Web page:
Over time the Mongol aristocracy that remained in Central Asia became inevitably assimilated into local Turkic culture, adopting Islam along the way. Although Ruy Gonzÿlez de Clavijo witnessed the Great Khanum wearing a headdress of ridiculously large proportions clearly modelled on the Mongol bogtagh when he visited Timur in Samarkand in 1403, it is likely that this was no more than a piece of theatre designed to reinforce Timur's claims of Chinggisid decent. This would not have been an item of costume worn by the wealthy women of Samarkand.
Likewise the Mongol Il-Khanate of Iran ruled from a nomadic court, upholding Mongol law and customs. Fourteenth century illustrations show that the boghtaq was worn extensively by aristocratic Mongol women. We know for example that Arghun Khan (1284-91) signalled his acceptance of Tudai Qatun as his wife by placing a boghtaq on her head. However over time the aristocracy of the Il-Khanate were converted to Islam and encouraged to adopt traditional Persian ways, sometimes leading to internal tensions. In fact Persian urban culture rebounded quickly after the initial Mongol destruction, enjoying a strong revival and in some cases adopting imported East Asian themes. The subsequent conversion of the Mongol hierarchy to Islam led to a renewed commitment to traditional Persian religion and culture.
In the field of fashion Hermann Goetz believed that 13th century Iranian women's costumes and head veils remained essentially unchanged from pre-Mongol times, except that more parts of the body were covered using more garments, including an all-enveloping cloak. One feature of the period was that the headscarf was closely drawn about the chin and the shoulders.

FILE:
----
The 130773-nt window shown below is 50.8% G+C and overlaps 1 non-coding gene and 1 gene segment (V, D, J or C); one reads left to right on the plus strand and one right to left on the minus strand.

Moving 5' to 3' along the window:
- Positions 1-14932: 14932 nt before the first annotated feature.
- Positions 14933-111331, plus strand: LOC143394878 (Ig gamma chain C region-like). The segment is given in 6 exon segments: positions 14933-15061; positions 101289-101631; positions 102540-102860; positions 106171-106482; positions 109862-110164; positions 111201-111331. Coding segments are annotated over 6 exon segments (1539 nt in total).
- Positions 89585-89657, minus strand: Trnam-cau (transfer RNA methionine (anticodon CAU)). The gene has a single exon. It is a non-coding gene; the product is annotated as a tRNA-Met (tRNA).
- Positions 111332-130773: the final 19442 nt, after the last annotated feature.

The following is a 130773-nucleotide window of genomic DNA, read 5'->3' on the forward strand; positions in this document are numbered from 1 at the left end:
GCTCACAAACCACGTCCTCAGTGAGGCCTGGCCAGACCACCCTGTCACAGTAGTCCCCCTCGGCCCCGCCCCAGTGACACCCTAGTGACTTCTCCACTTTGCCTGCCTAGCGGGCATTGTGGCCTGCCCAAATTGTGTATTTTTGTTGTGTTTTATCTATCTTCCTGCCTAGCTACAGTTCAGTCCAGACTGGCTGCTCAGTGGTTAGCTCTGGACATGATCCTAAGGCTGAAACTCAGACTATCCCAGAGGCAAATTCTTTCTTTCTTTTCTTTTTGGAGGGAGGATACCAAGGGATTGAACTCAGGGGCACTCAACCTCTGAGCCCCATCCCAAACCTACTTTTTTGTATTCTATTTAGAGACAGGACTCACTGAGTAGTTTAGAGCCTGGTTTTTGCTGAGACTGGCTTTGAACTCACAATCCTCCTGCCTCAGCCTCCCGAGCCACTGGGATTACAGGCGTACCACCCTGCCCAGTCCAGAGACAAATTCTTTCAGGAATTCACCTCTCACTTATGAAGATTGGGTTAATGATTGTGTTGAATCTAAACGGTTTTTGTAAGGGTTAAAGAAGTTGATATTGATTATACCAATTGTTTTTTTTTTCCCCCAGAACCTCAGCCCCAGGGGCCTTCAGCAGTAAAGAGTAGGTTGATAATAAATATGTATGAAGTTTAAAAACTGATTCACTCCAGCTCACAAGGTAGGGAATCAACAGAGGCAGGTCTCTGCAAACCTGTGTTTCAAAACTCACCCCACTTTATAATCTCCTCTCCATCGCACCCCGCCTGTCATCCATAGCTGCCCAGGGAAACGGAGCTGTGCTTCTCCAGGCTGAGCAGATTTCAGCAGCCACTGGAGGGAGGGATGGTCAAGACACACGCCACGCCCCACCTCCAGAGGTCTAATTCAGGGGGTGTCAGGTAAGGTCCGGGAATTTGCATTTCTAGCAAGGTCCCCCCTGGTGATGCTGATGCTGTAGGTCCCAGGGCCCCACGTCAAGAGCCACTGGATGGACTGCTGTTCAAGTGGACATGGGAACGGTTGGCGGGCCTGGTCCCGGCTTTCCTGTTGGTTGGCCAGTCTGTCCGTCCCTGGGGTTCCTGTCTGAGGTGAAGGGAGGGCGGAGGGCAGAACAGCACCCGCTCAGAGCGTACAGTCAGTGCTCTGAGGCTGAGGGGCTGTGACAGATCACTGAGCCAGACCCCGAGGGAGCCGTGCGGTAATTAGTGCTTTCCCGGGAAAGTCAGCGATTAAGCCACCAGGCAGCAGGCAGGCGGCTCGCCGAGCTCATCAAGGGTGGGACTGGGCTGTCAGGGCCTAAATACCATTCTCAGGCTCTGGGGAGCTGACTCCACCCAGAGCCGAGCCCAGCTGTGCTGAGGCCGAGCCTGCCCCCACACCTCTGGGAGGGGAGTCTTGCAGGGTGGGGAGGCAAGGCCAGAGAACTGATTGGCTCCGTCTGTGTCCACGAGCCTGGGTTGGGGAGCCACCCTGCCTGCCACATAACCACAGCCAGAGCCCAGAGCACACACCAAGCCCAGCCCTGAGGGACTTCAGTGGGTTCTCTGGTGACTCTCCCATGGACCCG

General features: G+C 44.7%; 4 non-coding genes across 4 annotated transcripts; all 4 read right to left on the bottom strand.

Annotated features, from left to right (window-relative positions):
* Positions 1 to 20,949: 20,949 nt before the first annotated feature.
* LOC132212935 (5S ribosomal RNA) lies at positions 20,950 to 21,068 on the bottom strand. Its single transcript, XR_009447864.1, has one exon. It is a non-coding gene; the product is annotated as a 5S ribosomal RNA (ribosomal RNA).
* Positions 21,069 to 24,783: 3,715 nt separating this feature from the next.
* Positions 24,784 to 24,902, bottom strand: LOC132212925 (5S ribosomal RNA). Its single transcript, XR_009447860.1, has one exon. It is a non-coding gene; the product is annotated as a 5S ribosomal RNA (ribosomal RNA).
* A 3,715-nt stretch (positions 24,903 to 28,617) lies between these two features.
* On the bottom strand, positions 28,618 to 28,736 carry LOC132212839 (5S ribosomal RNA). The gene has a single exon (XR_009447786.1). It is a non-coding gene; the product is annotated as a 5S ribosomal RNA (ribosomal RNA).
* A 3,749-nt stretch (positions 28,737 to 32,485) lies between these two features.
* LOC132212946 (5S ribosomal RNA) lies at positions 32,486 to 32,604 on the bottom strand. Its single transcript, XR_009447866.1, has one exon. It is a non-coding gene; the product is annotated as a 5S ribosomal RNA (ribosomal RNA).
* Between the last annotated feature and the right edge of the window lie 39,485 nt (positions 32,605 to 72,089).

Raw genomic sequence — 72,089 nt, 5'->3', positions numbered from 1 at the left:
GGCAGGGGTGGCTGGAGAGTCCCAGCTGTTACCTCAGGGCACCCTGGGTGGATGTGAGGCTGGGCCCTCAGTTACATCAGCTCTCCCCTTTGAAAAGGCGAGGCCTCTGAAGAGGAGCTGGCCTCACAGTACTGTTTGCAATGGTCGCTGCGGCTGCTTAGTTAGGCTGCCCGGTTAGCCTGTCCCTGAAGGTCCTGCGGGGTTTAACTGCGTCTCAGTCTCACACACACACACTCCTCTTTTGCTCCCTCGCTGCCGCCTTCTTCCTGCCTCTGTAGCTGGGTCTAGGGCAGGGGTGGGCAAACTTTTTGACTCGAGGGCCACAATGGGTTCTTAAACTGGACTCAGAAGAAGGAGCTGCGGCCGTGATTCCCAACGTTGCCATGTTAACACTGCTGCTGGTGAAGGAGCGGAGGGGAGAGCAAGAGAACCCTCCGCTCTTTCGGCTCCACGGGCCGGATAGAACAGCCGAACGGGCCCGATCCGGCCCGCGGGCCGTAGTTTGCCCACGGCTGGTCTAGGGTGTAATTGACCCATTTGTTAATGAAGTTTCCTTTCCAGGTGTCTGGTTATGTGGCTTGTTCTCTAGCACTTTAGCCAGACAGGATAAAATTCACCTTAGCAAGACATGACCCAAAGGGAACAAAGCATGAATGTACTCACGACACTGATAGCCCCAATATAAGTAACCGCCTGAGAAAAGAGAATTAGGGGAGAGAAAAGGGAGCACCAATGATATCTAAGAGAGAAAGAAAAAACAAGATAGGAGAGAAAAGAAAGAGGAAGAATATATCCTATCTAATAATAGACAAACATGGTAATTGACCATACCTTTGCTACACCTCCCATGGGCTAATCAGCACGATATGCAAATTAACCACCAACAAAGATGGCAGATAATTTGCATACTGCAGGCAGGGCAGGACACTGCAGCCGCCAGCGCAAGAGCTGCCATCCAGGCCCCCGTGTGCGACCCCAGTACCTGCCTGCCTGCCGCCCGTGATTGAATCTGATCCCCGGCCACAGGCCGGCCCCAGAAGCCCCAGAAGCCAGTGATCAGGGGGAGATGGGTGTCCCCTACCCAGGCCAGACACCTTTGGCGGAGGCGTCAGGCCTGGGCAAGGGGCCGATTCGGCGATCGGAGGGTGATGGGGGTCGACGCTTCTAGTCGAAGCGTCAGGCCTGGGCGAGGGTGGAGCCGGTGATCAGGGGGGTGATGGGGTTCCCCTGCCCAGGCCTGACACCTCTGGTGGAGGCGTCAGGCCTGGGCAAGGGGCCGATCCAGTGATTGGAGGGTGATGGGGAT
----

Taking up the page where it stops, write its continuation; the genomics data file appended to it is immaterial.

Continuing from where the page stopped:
One of the earliest illustrations of female face veils shows a row of wealthy women, in the gallery of a mosque, wearing niqab and miqna'a-like garments, with their colourful cloaks pulled over their heads and wrapped tightly around them:
Another early illustration referred to by Jennifer Scarce is from a mid-13th century miniature showing scenes of daily court life, with men and women wearing both indoor and outdoor dress. Inside the court the women wear their hair in four or more long thick plaits, their hair uncovered apart from striped or plain round-topped head wrappers. Outdoor pictures show the women covered in cloaks with brightly coloured shawls wrapped around the top of their heads and then drawn over their lower face to be tucked in at the side, leaving only an opening for the eyes:
Scarce also refers to a 13th century illustration from al-Tabari's Annals of the Apostles and Kings, showing three women wearing white, khimar- or bukhnuq-like cloaks, worn over a white veil extending from nose to chin. They cover the head and wrap tightly around the face, falling over the shoulders and arms.
An early 14th century miniature from Tabriz in northern Iran shows fine details of a number of similar khimar-like head veils, made from long rectangular scarves with decorated or fringed ends. One end is pulled across the breast, wound tightly around the head, crossed again under the chin and then folded over the head so that the other end hangs over the shoulder like a cape. The result is remarkably similar in appearance to a modern kimeshek, although it is not of course a tailored garment:
Another illustration from the same period, this time from Shiraz in the southwest, shows the same garment, although in this instance modelled by a man!
This style of headdress seems to have been particularly popular in Iran in the 14th century. A second example from Shiraz shows two women wearing headscarves with a decorative border, although the milkmaid wears just a plain white one: